Time stretches and warps here. There's a sameness to the days so that it seems we've been here forever in some sort of stasis. I lose track of days and dates and time. None of us has a schedule anymore; "lunch time" is heralded by suddenly grumbly kids rather than a timepiece. Bedtime is marking by dark and the end of whatever card game we've been playing. I'm anchored only by the countdown to the arrival of our guests, most of whom are still guesstimating their schedules. I'm floating outside of time. I spent much of last week preparing to send the kids to camp today, until I received an email reminder that they don't start for another week.
We're moving more slowly than in years past. It took nearly a week to finish unwrapping and opening and cleaning. Projects, which in years past we urgent (leaking roofs), are more cosmetic this year, and therefore can be interspersed with reading and card games. The lake is still astonishingly high (we arrived barely after record-breaking flooding eased) and still quite cold, so we've only been down there a few times. Strangest -- best -- of all, Will is more relaxed. He's listening when I suggest we knock off for the day, or take a lunch break. Yesterday he actually spent some time reading and sleeping in the hammock.
We are still working, though. Tradition requires that we rake up all the dead leaves and grass everywhere we mow, which amounts to something like two acres. The rationale makes sense: it reduces mosquito population because they don't have wet places to lay eggs, and it encourages a vaguely lawn-like growth of grass. It's physically exhausting labor. This year I talked Will into renting a dethatching rake that can be pulled by the lawn tractor. It didn't work. I'm now campaigning to experimentally hire a lawn crew to come in and mow and rake and cut hedges during our off year in hopes that it will reduce the amount of thatch. Will is dubious about the effectiveness, and feeling "frugal", but I think it is ridiculous to spend the first nine days of our vacation fixing the mower and raking. Then again it does mean we get to burn things.
We've amassed huge piles of grass and straw and leaves. Traditionally these get piled in the field next to the guest house and ignited in an alarming bonfire that takes all night to burn down. This year we decided to start early -- and paid the price. Despite all efforts it was only a smolder pile, sending up huge clouds of smoke and steam all night, blanketing the southern part of the island in gray. We'd blessed the fact that the usual wind was gone; after a few hours we wished it back, less to breathe life into our fire and more to shift the evidence of our foolishness somewhere else.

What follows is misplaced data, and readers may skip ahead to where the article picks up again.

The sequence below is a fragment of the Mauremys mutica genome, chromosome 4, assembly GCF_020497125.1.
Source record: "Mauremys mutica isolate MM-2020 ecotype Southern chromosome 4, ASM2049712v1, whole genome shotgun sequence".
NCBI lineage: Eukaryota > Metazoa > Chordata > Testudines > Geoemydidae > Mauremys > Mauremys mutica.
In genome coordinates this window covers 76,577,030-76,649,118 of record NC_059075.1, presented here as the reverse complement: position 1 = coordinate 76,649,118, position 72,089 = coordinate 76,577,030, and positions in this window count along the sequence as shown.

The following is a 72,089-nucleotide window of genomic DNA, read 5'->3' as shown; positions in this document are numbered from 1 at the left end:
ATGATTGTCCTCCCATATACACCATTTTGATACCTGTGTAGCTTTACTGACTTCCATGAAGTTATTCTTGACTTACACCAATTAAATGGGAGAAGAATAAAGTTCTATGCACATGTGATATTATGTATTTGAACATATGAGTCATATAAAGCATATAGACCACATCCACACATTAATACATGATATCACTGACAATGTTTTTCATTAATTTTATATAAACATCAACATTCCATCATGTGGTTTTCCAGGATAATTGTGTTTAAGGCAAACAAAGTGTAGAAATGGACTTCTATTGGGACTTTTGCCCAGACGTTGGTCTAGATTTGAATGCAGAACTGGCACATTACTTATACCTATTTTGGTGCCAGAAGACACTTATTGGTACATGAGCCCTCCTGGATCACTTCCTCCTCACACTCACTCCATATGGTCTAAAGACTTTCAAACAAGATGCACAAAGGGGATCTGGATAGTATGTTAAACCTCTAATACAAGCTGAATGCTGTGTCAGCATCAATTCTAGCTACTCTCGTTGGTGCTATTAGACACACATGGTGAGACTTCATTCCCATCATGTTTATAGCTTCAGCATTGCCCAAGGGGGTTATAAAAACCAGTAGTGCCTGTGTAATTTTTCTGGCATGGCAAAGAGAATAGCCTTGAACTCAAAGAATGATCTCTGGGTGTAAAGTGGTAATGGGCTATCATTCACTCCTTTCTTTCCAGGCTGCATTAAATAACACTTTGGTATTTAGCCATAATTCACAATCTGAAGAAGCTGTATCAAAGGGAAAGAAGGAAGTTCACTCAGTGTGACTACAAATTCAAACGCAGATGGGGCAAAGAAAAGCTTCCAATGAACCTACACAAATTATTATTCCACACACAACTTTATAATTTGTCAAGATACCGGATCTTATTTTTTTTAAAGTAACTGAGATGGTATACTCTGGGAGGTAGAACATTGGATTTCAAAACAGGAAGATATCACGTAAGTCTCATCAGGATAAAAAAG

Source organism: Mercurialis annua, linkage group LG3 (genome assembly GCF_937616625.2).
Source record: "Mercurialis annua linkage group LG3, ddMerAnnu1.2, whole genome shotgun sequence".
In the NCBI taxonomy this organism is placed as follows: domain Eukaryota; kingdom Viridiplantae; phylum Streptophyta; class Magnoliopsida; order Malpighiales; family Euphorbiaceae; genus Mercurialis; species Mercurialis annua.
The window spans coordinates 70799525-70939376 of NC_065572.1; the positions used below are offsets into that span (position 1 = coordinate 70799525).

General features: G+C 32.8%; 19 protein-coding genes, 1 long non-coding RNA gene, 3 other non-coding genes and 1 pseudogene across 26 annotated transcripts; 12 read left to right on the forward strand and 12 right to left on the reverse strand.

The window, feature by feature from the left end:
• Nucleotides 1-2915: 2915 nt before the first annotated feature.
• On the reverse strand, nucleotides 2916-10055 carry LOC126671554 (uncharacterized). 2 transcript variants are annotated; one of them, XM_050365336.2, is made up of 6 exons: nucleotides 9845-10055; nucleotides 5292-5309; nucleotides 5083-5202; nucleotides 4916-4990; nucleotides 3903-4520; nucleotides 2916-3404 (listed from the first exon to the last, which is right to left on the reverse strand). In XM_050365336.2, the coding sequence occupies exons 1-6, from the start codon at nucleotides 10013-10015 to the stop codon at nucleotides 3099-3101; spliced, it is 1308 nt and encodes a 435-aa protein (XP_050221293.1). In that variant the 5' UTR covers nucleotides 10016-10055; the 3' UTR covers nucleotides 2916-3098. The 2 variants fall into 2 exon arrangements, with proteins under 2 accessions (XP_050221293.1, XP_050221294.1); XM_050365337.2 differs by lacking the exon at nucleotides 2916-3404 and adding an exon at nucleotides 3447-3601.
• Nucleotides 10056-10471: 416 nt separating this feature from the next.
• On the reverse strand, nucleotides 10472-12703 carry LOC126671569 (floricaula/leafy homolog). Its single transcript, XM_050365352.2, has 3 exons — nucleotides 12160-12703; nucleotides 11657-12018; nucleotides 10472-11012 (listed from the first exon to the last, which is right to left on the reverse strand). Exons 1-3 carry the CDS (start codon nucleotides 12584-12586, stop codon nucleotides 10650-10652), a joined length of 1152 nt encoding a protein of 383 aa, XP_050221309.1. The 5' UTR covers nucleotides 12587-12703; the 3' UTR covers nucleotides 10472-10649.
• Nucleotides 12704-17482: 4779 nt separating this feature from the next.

One neighbor, shortly after we lit the fuel, drove over and demanded that we "Not do that." He told us his house was filling with smoke, and stood there as if expecting us to immediately dump water over our haystack and apologize profusely. Nevermind that we had a permit; that other neighbors had just the day before been (more successfully, I admit) burning their yard waste; that Will's family has been burning leaves on this island longer than he has been alive. I was surprised by how hostile I felt toward him, and silently supported Will's careful apology-without-a-promise-to-stop. Usually I step in and try to make nice, make happy. It took me a while to figure out, but I realized that I was affronted by the interloper's bad manners! Like many new age parents I have taught my children some basics of conflict management. Will and I have been learning new skills in counseling, too. And when this fellow showed up and just demanded that we stop, I had no motivation to help. If only he had introduced himself, said where he lived, and THEN explained that his house was filling up with smoke! I surely would have done my best to help him. Funny how little courtesies make such a difference.
Another great difference this year is the mosquitoes. Grandpa Dan called and told us to expect the worst -- the flooding and dampness was probably going to lead to the biggest outbreak of skeeters in modern memory. I dread the whiny insects. As of last year we have mosquito netting for the kids' room, but in years past we have gone on "mosquito patrol" before bed, killing dozens in our room and theirs. We've been forced to slather on repellent before bed and with breakfast each day. This year, though, I discovered Raid for Flying Insects. I generally don't approve of pesticides, but in my desperation I learned that this noxious stuff can be sprayed on window screens (even ones with big holes in them) and it kills flying insects on contact. Now, it could be our fabulous raking job, but we've not had many kills on patrol at night. It's wonderful to go to bed knowing I'll only have a few bites instead of the dozens I was getting last year. We'll see if the pattern holds through the warmer months.
It's getting late, and I must feed my children before dark. They're sleeping in a tent in the back yard again tonight, as Will finally repairs drywall damaged years ago by incessant, now repaired, roof leaks. Amazing how work begets more work. Fortunately this is a happy chore because it's a sign that Will's work over the past few visits really is making a difference.
Good night from Dingley Dell!